Editor’s note: Tamara Sellman continues her occasional series on the “MS alphabet” with this column referencing terms starting with the letter P. This post comes third in a series of seven.
Symptoms of MS
Sometimes a person with MS may feel they are having a relapse when they are actually experiencing what is known as a pseudoexacerbation. This describes a temporary worsening of symptoms without a measurable occurrence of actual demyelination. It can be considered a flare-up of symptoms but does not indicate a relapse in the disease course.
Don’t be fooled by the prefix pseudo: these symptoms can be very real — disabling fatigue, blurred vision, muscle spasms, profound weakness, etc.
Pseudoexacerbations are common among people with MS. Diane O’Connell, writes for the National Multiple Sclerosis Society that, “According to the Sonya Slifka Longitudinal Multiple Sclerosis Study, … the majority of people have one to three exacerbations a year. This is consistent with other estimates in the medical literature on MS.”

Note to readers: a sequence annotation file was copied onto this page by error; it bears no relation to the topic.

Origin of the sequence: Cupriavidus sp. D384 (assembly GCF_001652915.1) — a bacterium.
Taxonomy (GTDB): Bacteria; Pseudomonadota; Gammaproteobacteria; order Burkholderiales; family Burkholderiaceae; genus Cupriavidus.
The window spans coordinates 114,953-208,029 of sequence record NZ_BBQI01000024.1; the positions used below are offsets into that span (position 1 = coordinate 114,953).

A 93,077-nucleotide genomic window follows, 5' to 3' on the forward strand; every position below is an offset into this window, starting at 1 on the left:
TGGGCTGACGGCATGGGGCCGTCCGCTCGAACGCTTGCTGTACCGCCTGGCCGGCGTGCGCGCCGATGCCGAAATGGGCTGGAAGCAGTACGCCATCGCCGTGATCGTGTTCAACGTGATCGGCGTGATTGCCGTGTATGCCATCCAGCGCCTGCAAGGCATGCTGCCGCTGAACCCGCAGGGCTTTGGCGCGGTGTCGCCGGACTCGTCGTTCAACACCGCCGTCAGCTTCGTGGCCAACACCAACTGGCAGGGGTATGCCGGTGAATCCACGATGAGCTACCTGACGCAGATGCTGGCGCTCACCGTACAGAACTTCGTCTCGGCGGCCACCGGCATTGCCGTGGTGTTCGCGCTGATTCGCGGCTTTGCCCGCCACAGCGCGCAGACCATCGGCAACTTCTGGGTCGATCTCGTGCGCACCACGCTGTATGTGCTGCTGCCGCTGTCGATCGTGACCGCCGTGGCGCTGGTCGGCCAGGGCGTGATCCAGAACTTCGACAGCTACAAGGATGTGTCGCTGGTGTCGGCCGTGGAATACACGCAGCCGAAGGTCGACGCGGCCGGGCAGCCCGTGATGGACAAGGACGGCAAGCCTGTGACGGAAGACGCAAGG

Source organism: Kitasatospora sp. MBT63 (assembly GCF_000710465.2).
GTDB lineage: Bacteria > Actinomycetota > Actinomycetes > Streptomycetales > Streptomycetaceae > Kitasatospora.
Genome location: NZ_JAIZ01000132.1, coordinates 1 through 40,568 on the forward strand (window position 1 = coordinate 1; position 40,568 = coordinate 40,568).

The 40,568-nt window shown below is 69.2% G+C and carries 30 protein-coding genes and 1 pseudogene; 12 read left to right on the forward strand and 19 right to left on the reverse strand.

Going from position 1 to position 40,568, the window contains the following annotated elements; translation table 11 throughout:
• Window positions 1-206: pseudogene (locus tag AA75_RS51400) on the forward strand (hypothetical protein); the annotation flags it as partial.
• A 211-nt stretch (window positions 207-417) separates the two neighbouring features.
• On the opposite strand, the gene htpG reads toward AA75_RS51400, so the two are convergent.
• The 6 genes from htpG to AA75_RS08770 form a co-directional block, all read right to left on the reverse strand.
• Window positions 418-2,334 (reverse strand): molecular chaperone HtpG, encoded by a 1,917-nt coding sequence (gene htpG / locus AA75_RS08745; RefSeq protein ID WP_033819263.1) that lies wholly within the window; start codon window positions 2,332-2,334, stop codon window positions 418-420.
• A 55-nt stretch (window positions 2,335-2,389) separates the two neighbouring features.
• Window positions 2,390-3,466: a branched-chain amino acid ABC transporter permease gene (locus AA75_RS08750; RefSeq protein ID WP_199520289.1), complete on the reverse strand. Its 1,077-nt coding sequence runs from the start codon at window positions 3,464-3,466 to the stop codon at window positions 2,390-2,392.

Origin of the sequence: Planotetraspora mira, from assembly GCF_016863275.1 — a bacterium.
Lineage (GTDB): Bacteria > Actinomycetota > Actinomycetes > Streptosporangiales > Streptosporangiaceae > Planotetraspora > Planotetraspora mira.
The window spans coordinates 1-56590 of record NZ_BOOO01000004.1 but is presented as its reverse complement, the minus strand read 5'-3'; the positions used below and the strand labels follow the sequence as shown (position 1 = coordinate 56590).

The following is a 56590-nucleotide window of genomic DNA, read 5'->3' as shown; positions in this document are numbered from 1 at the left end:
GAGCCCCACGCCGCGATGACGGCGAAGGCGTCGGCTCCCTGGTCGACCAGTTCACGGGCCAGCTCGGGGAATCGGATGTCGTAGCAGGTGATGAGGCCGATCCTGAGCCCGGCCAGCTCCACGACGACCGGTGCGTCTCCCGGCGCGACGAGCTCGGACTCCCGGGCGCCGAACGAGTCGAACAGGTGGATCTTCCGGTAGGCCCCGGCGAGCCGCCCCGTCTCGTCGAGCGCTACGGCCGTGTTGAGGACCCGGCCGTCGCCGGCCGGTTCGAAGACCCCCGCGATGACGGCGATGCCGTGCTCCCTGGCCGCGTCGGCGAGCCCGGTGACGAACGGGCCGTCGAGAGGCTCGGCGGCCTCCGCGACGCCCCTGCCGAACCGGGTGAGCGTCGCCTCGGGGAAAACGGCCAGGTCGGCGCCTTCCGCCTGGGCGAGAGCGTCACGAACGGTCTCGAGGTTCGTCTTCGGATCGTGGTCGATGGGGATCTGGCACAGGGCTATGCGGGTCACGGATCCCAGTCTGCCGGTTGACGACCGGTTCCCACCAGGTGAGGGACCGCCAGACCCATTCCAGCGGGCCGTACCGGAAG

How do you know the difference between a flare-up of symptoms and an actual relapse?
Pseudoexacerbations are temporary and don’t last more than a day or two. Overheating typically triggers it. This could be high exterior temperatures, physical exertion that causes overheating, even menstrual cycles, or the warming effects of alcohol. Other triggers include infections of the urinary tract or the sinuses.
If you experience severe and sudden symptoms (familiar or new) that don’t go away after 48 hours, you should ask yourself these three questions:
- Why am I so tired? (Maybe you were traveling across time zones or stayed up late?)
- Did I overheat? (Is the weather hot, did you overexert yourself, or did you take a hot bath or sauna?)
- Might I have an infection or other medical problem that puts my body in a state of stress?
If you can explain your symptoms, and they’ve lessened or disappeared after two days, it’s probably a pseudoexacerbation.
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